Hello, faithful followers and newcomers!
Last week we discussed the importance of thinking well. We chalked it up to a progression: we are thinking beings, thinking is for getting at truth, and, finally, truth is what we build our lives on including culture, religion, and political beliefs. It’s easy to see the importance of thinking well. The question that was promised for this week’s post is how one thinks well.
Inevitably, this is a huge topic to discuss. One that is far too long for me to discuss in length. So, instead, I will focus on one major aspect of thinking well that often gets over-looked: holistic thinking. By holistic thinking I mean bringing our thoughts, beliefs, and convictions under one roof without separating them; there are no rigid lines between subject matters. At this point, it would be best to explain holistic thinking by contrasting it with fragmented thinking.
Fragmented thinking is a mindset that believes, consciously or unconsciously, that each subject in one’s mind—be it educational, social, religious, or political—are separated by an insurmountable border. We split up different educational subjects, such as biology and morality, into two different “buckets” that cannot communicate. Meaning, what we learn in biology has nothing to do with what we learn about morality. Our minds are like waffles that hold a certain amount of syrup in each square that does not connect to other squares. An example may help here: Science and metanarratives.
Many have used science to dispel metanarratives. A metanarrative is simply this: meta meaning “beyond” or “informing” and narrative meaning “story” or “series of events.” So, a metanarrative is an account of events that are to be interpreted as meaningful and intentionally leading to an ultimate end. For instance, Christianity teaches a metanarrative—God’s saving act of sending Jesus Christ to take on the sins of the world so that He can reconcile fallen creation back to God. The orthodox Christian view of history is that God has intentionally guided history to this end. An atheist metanarrative may be one of emancipation—the history of humanity is led to be free of the slavery of work, ending with a utopian global nation. However, science has been used to dispel metanarratives by virtue of removing purpose from reality. Science claims there is no purpose to be found in the existence of life, nature, cosmic planetary bodies, or society. Purpose is something found in the human mind to help us get through life; it’s merely psychological.
This is what many have used science to prove, even those who stand by the atheist ideal of a possible, future utopia. Yet, when asked why anyone should regard scientific knowledge as useful, science must go beyond itself for an answer. For, how could science give an account of science? You can’t use the word in its definition. So, science must look to philosophy and politics. Philosophy and politics, then, give a metanarrative to answer this question of science’s improvement and goals over the centuries and why science benefits society; or, in other words, a meaningful history. So, science has been used to dispel metanarratives, but rests upon a metanarrative itself? This is fragmented thinking! (p. 140 in The Passionate Intellect by Norman Klassen and Jens Zimmermann) The dots are not connected between science and metanarratives, thus ending in a contradiction. It “dispels” itself. So, the fragmented belief here is this: a science that dispels metanarratives and the belief in metanarratives are inconsistent. Science and metanarratives are not exclusive to each other; they can communicate. It’s the idea that science can remove purpose, or metanarratives, from reality that is inconsistent with the belief in metanarratives.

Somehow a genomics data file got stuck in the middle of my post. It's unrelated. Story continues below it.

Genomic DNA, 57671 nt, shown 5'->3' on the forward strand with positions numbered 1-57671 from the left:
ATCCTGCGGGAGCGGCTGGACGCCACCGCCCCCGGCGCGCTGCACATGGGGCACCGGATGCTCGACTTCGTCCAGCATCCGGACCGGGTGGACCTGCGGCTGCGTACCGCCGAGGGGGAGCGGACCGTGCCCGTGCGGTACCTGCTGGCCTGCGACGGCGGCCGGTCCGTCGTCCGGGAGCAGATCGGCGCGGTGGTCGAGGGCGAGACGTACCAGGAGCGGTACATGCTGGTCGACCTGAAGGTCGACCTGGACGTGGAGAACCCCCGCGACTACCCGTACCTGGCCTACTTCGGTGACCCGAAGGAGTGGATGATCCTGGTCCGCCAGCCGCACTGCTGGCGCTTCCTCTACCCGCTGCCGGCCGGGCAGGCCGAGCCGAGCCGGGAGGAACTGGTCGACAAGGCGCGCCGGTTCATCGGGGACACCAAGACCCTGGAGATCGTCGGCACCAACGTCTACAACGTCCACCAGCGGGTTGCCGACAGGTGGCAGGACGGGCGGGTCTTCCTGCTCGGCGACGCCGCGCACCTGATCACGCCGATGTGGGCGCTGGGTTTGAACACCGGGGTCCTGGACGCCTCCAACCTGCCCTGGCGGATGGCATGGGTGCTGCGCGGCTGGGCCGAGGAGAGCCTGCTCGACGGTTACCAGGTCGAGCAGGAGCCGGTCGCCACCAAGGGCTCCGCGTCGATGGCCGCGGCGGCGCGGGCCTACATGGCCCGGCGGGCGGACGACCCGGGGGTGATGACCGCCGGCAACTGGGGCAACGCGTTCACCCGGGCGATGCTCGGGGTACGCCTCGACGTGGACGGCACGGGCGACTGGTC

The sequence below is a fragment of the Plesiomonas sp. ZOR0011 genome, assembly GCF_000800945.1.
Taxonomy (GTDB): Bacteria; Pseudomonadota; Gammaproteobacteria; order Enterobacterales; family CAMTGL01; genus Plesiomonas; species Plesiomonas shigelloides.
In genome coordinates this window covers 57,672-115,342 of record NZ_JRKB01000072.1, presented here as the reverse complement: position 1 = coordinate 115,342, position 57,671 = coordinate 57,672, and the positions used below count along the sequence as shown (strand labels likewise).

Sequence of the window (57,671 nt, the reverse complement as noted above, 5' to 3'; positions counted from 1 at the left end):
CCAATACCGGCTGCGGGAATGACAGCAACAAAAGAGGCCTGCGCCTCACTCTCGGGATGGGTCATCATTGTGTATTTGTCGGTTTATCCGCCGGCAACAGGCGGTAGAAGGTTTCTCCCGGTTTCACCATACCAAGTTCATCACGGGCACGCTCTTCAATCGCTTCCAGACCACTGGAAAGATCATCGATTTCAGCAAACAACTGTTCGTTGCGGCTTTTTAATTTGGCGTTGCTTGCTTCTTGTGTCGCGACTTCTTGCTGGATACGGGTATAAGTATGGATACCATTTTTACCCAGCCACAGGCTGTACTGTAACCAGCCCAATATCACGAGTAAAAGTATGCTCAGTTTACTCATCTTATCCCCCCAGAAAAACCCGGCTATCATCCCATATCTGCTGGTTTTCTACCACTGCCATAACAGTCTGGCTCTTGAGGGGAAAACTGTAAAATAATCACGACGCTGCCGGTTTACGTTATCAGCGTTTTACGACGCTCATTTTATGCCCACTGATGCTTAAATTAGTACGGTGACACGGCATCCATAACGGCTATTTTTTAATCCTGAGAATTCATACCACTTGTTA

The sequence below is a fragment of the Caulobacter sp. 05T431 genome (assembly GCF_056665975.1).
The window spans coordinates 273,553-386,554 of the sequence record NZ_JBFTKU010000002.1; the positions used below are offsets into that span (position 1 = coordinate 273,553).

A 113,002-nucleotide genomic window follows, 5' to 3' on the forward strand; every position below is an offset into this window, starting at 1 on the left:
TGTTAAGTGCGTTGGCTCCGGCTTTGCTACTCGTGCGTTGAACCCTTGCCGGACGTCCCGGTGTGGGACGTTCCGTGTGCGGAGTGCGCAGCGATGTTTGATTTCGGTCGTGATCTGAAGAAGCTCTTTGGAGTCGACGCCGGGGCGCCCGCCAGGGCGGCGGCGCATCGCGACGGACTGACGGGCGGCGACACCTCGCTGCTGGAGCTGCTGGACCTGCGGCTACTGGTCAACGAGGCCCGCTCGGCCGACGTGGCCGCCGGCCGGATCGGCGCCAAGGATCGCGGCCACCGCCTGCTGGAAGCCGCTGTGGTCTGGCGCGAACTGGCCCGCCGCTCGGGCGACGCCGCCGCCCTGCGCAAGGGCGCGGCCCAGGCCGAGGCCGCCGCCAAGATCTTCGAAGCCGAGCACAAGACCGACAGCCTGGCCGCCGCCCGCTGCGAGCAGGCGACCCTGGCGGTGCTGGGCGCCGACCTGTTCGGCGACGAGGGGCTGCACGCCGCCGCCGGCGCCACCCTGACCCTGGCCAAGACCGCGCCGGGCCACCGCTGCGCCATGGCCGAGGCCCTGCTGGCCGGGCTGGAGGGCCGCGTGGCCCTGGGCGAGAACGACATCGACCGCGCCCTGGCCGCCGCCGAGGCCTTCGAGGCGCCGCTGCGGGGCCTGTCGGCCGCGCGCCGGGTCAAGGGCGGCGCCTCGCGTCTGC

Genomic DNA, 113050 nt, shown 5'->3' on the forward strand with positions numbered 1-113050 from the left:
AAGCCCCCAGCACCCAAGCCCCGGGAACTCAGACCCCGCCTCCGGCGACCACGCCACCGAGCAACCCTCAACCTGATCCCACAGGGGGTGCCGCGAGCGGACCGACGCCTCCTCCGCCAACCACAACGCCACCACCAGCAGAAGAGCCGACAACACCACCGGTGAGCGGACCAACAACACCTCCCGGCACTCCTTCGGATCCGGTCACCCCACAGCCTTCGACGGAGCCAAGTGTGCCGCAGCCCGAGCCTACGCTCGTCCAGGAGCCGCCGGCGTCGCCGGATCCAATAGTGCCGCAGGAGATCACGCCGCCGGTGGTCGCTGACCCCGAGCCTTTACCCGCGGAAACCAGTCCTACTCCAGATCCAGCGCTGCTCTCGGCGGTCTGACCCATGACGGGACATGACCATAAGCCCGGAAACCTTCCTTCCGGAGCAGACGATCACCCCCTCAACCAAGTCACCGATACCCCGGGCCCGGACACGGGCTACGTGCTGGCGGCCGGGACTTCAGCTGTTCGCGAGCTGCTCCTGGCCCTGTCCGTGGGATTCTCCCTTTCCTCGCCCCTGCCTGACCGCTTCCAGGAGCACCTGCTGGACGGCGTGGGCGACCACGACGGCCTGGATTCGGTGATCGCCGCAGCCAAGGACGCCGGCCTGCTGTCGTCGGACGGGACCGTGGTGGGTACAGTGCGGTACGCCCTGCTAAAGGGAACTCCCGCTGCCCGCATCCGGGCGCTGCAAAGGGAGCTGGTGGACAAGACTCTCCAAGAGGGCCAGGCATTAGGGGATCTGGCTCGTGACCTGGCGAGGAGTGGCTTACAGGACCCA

Fragmented thinking often times is unintentional. We are taught to keep things in their strict categories. Let math be math and literature be literature. Let science do science and religion do religion. Yet, reality butts up against this thinking and breaks it down. Thinking well is realizing that our beliefs should be holistic. Again, holistic in the sense of allowing our beliefs in biology to affect our view of morality and vice-versa. Thinking well is thinking holistically. If we believe there is purpose in life, then maybe we shouldn’t believe that science “proves” there is no purpose in life. If we believe science tells us facts about the world, then we can’t allow our feelings to determine those facts. If we did, then we’d have to say that science doesn’t tell us facts, our feelings tell us facts. We can’t have it both ways. It’s one or the other.
There are many other aspects to thinking well, but I wanted to look at one general criterion. Rather than having fragmented beliefs and knowledge, thinking well begins with bringing different areas of study together. This acts as a sort of filter for our beliefs and causes us to really take into account the cost of our beliefs. If I have to give up purpose because science tells me to, what am I losing? Can I live without believing in purpose? Perhaps science doesn’t dispose of purpose. You can have both purpose and science. What you would need to give up is the fragmented belief that science and purpose cannot communicate.
However, most of our society thinks fragmentedly. Accumulating belief after belief, not knowing that many of those beliefs conflict with one another. This ends in many needless and useless debates. Instead, let’s think holistically and have a beneficial dialogue about important matters.
Thanks for reading! Next week’s post will be a little more exciting…. We’ll be discussing the possibility of time travel. Until then, think well!